Computers and the Internet

Computer Technology Forecasts
     In September, 1976, six months before the first true personal computers, the TRS-80 and the Commodore Personal Electronic Translator 2001, were introduced in March , 1977. I published the (included) paper "Personal Computing - A New Home Brew for You?". It predicts the future of personal computing through the year 1981. Then in 1979, I updated it with a forecast through the year 2000. And in 1991, I updated the update with a forecast through the year 2040. And finally, in 1997, and again this year, I have refined these earlier forecasts and projected them through the year 2012. To find out how well or poorly I did, just click on the above.
 
2000 Computer Technology Forecast
1997 Computer Technology Forecast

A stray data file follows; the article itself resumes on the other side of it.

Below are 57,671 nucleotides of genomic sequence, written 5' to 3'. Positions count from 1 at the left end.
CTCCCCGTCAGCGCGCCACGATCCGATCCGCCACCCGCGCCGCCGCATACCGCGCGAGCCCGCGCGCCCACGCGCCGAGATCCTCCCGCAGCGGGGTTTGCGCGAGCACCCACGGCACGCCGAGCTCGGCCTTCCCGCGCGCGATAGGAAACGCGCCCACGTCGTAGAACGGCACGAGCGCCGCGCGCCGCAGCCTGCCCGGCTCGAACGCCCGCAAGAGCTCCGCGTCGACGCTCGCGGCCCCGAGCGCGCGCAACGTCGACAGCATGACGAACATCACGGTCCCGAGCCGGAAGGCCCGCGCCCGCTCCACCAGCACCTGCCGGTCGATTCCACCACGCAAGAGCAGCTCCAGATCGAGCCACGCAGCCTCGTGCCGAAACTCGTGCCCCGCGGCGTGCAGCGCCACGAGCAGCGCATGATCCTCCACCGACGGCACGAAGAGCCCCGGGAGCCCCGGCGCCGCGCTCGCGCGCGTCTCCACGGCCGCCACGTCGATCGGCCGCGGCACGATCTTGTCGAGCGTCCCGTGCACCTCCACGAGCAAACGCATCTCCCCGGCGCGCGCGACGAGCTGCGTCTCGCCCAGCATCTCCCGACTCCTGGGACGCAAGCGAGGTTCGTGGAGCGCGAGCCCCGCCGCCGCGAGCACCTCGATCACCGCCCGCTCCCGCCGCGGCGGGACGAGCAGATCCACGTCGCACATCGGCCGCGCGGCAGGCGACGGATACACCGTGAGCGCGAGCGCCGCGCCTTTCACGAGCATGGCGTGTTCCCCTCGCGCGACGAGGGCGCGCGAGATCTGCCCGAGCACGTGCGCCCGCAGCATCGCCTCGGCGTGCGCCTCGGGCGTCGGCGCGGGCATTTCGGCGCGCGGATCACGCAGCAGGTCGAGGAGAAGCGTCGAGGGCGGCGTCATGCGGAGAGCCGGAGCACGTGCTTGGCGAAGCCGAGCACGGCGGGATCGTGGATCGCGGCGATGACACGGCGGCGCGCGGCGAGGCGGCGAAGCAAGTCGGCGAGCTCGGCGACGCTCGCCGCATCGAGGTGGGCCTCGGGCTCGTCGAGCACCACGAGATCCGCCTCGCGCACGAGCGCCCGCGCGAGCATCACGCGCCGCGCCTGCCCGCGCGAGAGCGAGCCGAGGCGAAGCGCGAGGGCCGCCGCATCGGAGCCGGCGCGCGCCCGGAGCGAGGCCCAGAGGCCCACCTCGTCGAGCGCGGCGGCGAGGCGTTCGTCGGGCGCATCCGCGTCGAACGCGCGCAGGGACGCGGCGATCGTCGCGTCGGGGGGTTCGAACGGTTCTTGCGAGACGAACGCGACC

1996 Computer Technology Forecast
1989 Computer Technology Forecast
1979 Computer Technology Forecast
1976 Computer Technology Forecast
 

New! (6-8-2000) Speech Recognition: Coming of Age?:Satisfactory continuous-speech voice dictation, when it fully arrives, will have profound consequences for both the home and the office. And it's getting closer. This report summarizes the voice dictation state-of-the-art as of June 8th, 2000.
New! (6-7-2000)In 1992, I helped prepared a 5-year technology forecast for the Huntsville Research Operations of Georgia Tech. Today, I have reviewed and updated this document.
The World in 2020
Special Topic: Computers have become the engine driving the "New Economy", and the rising productivity of American industry. Past speed and storage improvements have brought us to the takeoff point for various unfulfilled computer opportunities. Computer price/performance ratios have improved by a factor of 10,000,000,000 since 1950. How much longer can computer speeds and storage capacities continue to 100-fold every decade? At this rate, by 2030, microchip circuit features would reach atomic levels. It's hard to imagine computer capabilities 1,000,000-folding from here, at least within the foreseeable future. This banner news item deals with the vitally important question of what the future of computers might hold.